NEW COMMITTEE ACTIVITY
AmeriMech Symposium Proposal Deadline: April 15, 2014
The U.S. National Committee on Theoretical and Applied Mechanics (USNC/TAM) invites proposals for organizing AmeriMech symposia. AmeriMech symposia are intended to promote interactions among researchers in an area of contemporary interest in the mechanics of fluids and solids. Symposia proposals that have already been approved include:
- Internal Waves in Fluids
- Dynamics of Metamaterials
- Mechanics in Biology
Researchers interested in organizing an AmeriMech symposium are invited to submit a proposal by April 15, 2014. More details can be found on the AmeriMech website.
Recent Trends in Mechanics Proposal Deadline: April 15, 2014
The USNC/TAM has initiated a new series of periodic reports, Recent Trends in Mechanics. Report proposals that have already been approved include:
- Rheology, flow and dynamics of complex fluids
- U.S. energy needs and critical contributions from mechanics research
- Experimental mechanics at small scales
Proposals are due April 15th of each year. More information on the types of reports included in the series and report proposal guidelines can be found on the Reports: Recent Trends in Mechanics website.
The 17th U.S. National Congress on Theoretical and Applied Mechanics
Conference Dates: June 15-20, 2014
Registration is now open for the 17th U.S. National Congress on Theoretical and Applied Mechanics. The Congress will be co-chaired by John Foss and Tom Pence. Technical sessions will cover a range of topics, including fluid mechanics, solid mechanics, dynamics, vibrations, controls, biomechanics, computational mechanics, applied physics, and applied mathematics.
Eric Shaqfeh elected to the National Academy of Engineering (NAE)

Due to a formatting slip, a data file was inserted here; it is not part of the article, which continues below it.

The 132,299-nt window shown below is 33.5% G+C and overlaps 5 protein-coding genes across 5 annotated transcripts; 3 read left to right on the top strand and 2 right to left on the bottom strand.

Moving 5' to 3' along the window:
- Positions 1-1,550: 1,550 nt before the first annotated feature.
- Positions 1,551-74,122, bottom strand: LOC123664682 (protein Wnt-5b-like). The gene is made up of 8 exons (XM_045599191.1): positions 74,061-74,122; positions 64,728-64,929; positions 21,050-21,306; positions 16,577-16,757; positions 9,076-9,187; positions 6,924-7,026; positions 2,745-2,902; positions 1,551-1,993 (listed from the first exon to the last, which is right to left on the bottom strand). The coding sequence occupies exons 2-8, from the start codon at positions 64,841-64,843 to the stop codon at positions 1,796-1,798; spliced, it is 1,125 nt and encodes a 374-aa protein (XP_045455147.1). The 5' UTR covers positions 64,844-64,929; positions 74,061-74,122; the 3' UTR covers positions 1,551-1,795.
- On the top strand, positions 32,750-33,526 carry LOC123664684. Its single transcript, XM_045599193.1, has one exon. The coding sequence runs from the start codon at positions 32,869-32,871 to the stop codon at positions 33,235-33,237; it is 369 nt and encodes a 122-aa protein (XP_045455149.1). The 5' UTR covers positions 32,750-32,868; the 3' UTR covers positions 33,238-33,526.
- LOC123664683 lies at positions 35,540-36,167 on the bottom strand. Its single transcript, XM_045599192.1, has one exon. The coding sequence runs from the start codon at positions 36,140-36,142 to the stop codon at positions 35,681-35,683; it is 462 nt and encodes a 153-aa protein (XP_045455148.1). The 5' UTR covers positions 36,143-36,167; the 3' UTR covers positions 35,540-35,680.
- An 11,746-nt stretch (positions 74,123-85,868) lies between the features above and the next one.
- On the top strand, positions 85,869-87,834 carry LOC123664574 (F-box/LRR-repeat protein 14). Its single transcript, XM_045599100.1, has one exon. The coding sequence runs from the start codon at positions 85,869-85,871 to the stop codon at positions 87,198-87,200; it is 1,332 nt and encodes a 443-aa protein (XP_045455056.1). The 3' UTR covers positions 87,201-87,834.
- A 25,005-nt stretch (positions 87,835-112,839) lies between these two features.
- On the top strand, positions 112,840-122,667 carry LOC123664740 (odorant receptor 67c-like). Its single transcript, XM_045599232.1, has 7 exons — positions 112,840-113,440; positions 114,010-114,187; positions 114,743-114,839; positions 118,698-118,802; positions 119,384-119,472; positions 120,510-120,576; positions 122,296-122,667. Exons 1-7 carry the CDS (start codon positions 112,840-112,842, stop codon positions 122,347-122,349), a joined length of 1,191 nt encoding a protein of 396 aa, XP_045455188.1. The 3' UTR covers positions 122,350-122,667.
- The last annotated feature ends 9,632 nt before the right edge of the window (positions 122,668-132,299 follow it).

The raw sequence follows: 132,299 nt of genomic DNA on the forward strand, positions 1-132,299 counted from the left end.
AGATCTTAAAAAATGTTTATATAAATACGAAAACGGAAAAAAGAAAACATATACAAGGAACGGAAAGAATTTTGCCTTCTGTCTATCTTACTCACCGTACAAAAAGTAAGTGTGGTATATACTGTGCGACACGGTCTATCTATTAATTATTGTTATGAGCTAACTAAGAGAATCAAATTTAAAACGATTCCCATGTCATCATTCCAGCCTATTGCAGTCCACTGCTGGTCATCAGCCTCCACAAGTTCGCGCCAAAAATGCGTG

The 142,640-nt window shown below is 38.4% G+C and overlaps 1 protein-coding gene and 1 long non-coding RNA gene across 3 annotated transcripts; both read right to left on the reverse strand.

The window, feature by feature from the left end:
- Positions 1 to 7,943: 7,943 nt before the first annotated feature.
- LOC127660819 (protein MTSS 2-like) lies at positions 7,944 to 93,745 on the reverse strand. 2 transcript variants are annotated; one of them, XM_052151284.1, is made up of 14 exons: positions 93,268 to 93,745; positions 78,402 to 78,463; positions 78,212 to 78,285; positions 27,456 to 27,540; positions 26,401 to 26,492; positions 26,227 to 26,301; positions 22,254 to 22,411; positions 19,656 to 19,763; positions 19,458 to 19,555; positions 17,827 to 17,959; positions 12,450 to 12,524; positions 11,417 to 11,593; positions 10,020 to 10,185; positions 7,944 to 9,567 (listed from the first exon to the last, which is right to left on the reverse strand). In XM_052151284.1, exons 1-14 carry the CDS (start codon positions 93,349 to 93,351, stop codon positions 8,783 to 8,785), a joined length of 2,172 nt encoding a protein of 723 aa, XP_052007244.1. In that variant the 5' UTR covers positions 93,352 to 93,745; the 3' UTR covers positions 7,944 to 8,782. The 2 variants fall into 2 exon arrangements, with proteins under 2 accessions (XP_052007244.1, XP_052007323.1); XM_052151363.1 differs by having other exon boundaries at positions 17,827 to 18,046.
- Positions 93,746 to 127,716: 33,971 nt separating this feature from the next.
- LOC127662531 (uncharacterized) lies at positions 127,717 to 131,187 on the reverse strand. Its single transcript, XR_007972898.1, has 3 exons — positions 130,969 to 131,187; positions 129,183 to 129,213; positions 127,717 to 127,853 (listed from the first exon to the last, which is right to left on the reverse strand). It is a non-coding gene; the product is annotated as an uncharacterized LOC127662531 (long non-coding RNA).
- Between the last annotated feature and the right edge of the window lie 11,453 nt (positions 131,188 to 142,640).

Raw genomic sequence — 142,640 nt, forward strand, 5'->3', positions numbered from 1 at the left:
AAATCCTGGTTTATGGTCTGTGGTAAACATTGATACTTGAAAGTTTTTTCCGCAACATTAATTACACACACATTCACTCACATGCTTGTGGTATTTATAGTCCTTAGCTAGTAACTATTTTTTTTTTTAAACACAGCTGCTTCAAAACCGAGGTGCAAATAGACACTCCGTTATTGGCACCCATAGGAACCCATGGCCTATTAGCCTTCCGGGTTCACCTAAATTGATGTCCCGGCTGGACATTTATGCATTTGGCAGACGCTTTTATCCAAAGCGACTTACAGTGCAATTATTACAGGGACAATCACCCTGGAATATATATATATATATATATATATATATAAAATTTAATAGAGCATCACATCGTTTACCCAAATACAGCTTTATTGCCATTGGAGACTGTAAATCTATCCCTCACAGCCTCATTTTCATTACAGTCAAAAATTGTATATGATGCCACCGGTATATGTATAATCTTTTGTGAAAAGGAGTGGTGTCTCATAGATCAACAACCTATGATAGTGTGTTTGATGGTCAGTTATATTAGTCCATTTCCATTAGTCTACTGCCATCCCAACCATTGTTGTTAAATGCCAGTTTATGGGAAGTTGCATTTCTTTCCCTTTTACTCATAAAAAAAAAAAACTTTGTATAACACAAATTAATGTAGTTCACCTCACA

USNC/TAM would like to congratulate committee member Eric Shaqfeh for being elected to the National Academy of Engineering (NAE). Election to the National Academy of Engineering is among the highest professional distinctions accorded to an engineer. Eric has been recognized for contributions to dynamics and rheology of complex fluids, including polymeric liquids, vesicles, and fiber suspensions.
Congratulations to Nadine Aubry - First female member elected to the IUTAM Bureau!
Nadine Aubry, dean of Northeastern University's College of Engineering, has been elected to serve on the IUTAM Bureau. Dr. Aubry is a widely known leader in the field of mechanical engineering, particularly fluid mechanics. She is a member of the National Academy of Engineering has held leadership roles nationally and internationally. She was elected Vice Chair--to become Chair Elect and Chair--of the American Physical Society Division of Fluid Dynamics. Dr. Aubry is a former chair of the U.S. National Committee for Theoretical and Applied Mechanics- the National Research Council committee that represents the U.S. nationally and internationally in scientific matters related to the field of mechanics. Dr. Aubry's groundbreaking contributions to fluid dynamics also earned her the distinction of Fellow of the American Society of Mechanical Engineers, the American Physical Society, the American Institute for Aeronautics and Astronautics, and the American Association for the Advancement of Science. Description taken from http:www.northeastern.edu/news/2012/06/aubry/